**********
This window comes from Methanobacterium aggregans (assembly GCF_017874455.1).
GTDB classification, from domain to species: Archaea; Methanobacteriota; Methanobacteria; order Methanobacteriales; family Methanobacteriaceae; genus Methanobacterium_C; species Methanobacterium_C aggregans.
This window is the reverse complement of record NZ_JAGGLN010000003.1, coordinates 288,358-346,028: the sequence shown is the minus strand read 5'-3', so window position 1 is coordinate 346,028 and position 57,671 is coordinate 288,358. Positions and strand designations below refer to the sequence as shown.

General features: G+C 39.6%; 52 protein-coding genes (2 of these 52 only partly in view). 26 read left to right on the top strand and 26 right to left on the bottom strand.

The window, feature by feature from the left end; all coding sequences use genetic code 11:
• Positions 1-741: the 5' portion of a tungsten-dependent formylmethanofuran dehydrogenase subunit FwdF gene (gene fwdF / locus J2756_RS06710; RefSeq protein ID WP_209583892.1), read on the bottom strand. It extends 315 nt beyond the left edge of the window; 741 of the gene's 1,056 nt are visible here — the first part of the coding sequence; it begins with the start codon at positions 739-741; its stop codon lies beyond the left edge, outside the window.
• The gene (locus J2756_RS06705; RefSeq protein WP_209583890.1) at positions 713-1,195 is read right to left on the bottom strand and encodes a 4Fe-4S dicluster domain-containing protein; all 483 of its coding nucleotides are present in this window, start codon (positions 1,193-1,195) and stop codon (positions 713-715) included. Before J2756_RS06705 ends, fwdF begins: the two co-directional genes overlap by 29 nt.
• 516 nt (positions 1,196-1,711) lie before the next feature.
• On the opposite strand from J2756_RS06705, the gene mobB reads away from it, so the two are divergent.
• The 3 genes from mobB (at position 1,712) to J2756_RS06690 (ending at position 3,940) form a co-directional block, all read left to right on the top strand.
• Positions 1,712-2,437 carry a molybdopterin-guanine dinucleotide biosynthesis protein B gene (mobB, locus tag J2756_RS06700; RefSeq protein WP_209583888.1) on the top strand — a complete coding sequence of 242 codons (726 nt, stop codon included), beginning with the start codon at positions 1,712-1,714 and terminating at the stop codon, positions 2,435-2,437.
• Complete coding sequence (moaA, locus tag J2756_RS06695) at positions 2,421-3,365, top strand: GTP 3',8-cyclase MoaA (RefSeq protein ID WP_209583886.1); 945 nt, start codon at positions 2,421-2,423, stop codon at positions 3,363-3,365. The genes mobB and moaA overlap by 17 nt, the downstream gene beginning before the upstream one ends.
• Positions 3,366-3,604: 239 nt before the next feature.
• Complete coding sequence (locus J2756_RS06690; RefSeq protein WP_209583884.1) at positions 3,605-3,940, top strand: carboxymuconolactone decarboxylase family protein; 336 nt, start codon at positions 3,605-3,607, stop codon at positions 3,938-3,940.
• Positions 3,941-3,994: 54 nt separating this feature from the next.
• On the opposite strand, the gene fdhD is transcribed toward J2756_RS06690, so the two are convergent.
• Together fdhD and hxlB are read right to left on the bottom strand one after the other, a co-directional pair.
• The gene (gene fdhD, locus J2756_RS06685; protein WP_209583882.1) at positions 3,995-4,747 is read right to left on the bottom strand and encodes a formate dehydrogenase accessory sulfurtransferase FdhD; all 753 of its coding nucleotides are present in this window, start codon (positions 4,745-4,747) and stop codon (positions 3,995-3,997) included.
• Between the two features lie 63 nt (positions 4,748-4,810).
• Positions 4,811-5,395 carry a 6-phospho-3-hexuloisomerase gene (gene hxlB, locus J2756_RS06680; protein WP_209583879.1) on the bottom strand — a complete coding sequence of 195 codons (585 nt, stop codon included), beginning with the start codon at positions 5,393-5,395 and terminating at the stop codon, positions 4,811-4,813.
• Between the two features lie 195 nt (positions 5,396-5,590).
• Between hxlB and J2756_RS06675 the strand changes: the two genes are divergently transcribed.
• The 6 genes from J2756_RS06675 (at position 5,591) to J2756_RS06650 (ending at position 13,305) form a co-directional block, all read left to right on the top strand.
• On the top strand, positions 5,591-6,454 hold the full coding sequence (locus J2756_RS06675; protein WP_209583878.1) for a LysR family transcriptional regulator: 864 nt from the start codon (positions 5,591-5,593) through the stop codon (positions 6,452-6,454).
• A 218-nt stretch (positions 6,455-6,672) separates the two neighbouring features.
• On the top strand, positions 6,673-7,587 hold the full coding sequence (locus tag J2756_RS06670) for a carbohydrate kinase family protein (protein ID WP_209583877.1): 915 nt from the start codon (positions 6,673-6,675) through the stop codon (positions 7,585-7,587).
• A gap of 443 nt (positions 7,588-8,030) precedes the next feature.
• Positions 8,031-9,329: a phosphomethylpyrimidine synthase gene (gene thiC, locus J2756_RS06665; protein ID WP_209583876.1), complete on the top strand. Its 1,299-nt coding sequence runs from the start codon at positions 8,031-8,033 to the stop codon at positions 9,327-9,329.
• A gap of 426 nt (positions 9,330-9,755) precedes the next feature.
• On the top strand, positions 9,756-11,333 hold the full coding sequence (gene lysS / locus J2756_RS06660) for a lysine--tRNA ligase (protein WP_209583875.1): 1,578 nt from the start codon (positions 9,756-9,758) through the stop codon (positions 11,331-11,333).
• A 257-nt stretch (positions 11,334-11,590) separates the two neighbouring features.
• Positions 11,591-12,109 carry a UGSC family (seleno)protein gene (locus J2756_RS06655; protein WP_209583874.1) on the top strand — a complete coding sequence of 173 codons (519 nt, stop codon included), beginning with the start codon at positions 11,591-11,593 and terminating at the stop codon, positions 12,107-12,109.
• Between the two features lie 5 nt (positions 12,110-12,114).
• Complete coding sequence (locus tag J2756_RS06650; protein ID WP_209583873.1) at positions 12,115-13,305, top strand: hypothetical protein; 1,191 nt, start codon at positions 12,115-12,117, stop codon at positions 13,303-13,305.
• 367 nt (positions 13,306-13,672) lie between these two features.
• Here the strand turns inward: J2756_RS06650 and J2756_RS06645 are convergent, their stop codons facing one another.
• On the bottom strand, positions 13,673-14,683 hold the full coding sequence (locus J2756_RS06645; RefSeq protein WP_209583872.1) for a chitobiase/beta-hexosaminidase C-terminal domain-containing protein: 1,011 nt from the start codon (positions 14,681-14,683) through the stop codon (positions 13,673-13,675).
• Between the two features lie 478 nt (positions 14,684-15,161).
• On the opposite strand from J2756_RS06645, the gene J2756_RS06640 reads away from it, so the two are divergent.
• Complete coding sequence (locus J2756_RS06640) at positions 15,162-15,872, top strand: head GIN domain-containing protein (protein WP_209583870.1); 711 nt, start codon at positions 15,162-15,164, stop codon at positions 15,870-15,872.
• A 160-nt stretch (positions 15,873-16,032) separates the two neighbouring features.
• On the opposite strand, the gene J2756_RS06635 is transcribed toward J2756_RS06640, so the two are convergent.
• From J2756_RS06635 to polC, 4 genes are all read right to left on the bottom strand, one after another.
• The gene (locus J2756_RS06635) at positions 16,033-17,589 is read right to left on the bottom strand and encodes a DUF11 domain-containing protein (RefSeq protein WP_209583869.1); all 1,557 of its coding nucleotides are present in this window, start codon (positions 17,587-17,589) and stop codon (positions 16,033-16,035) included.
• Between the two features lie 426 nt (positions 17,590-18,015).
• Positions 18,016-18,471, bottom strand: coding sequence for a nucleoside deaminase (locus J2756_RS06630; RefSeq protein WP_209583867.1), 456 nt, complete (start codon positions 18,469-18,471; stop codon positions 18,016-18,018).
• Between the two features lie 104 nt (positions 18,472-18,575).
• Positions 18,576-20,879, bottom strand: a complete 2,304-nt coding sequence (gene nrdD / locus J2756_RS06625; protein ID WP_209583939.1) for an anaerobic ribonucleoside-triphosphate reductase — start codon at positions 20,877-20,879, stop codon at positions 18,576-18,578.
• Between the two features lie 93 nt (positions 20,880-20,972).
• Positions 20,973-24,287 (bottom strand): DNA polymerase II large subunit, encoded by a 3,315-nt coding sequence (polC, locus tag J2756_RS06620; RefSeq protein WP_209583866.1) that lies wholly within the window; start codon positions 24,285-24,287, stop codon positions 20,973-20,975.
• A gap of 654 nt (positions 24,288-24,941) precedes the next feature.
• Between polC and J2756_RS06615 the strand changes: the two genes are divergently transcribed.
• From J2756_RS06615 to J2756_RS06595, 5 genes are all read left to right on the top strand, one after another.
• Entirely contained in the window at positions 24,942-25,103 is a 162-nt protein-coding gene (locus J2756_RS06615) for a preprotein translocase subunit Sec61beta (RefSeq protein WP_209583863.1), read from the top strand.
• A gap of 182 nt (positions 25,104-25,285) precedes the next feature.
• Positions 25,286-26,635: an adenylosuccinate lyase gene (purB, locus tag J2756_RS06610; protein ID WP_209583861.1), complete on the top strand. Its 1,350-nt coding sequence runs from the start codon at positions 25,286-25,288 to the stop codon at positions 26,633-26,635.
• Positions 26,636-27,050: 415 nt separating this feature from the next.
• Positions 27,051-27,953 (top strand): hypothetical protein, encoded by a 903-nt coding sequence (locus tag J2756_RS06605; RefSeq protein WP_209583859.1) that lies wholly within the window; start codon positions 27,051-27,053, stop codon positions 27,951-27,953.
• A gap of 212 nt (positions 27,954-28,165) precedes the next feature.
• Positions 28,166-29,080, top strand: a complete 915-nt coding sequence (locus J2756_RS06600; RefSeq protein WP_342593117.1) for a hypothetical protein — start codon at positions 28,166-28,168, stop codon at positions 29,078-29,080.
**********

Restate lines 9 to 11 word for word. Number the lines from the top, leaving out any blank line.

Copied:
• On the opposite strand from J2756_RS06705, the gene mobB reads away from it, so the two are divergent.
• The 3 genes from mobB (at position 1,712) to J2756_RS06690 (ending at position 3,940) form a co-directional block, all read left to right on the top strand.
• Positions 1,712-2,437 carry a molybdopterin-guanine dinucleotide biosynthesis protein B gene (mobB, locus tag J2756_RS06700; RefSeq protein WP_209583888.1) on the top strand — a complete coding sequence of 242 codons (726 nt, stop codon included), beginning with the start codon at positions 1,712-1,714 and terminating at the stop codon, positions 2,435-2,437.